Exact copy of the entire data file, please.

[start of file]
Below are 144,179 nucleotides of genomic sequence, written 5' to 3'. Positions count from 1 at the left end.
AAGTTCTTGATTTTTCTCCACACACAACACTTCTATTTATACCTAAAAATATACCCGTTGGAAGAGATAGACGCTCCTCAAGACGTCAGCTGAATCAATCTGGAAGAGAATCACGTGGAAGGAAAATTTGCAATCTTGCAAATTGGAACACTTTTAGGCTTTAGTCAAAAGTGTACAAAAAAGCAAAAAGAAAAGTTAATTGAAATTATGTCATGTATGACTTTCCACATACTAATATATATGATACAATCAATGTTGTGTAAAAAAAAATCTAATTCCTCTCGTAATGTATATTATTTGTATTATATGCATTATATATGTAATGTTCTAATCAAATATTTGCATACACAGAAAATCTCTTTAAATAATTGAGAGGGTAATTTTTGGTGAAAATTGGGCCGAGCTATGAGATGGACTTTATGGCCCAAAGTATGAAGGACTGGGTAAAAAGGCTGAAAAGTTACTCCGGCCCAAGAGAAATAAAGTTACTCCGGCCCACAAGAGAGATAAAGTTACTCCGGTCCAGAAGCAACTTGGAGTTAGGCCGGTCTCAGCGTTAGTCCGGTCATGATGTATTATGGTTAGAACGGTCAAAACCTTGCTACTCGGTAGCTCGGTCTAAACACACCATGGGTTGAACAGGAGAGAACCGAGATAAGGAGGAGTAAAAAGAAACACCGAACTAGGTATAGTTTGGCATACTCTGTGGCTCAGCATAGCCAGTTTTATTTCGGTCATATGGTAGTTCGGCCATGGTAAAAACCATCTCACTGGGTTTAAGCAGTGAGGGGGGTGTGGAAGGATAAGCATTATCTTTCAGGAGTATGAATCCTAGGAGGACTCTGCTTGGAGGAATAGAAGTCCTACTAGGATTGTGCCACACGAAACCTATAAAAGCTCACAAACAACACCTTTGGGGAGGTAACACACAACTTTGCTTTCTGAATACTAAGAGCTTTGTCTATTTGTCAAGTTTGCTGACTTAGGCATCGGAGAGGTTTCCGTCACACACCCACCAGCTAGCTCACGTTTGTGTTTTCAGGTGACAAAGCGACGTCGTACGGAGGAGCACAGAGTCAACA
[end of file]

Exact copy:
Below are 144,179 nucleotides of genomic sequence, written 5' to 3'. Positions count from 1 at the left end.
AAGTTCTTGATTTTTCTCCACACACAACACTTCTATTTATACCTAAAAATATACCCGTTGGAAGAGATAGACGCTCCTCAAGACGTCAGCTGAATCAATCTGGAAGAGAATCACGTGGAAGGAAAATTTGCAATCTTGCAAATTGGAACACTTTTAGGCTTTAGTCAAAAGTGTACAAAAAAGCAAAAAGAAAAGTTAATTGAAATTATGTCATGTATGACTTTCCACATACTAATATATATGATACAATCAATGTTGTGTAAAAAAAAATCTAATTCCTCTCGTAATGTATATTATTTGTATTATATGCATTATATATGTAATGTTCTAATCAAATATTTGCATACACAGAAAATCTCTTTAAATAATTGAGAGGGTAATTTTTGGTGAAAATTGGGCCGAGCTATGAGATGGACTTTATGGCCCAAAGTATGAAGGACTGGGTAAAAAGGCTGAAAAGTTACTCCGGCCCAAGAGAAATAAAGTTACTCCGGCCCACAAGAGAGATAAAGTTACTCCGGTCCAGAAGCAACTTGGAGTTAGGCCGGTCTCAGCGTTAGTCCGGTCATGATGTATTATGGTTAGAACGGTCAAAACCTTGCTACTCGGTAGCTCGGTCTAAACACACCATGGGTTGAACAGGAGAGAACCGAGATAAGGAGGAGTAAAAAGAAACACCGAACTAGGTATAGTTTGGCATACTCTGTGGCTCAGCATAGCCAGTTTTATTTCGGTCATATGGTAGTTCGGCCATGGTAAAAACCATCTCACTGGGTTTAAGCAGTGAGGGGGGTGTGGAAGGATAAGCATTATCTTTCAGGAGTATGAATCCTAGGAGGACTCTGCTTGGAGGAATAGAAGTCCTACTAGGATTGTGCCACACGAAACCTATAAAAGCTCACAAACAACACCTTTGGGGAGGTAACACACAACTTTGCTTTCTGAATACTAAGAGCTTTGTCTATTTGTCAAGTTTGCTGACTTAGGCATCGGAGAGGTTTCCGTCACACACCCACCAGCTAGCTCACGTTTGTGTTTTCAGGTGACAAAGCGACGTCGTACGGAGGAGCACAGAGTCAACA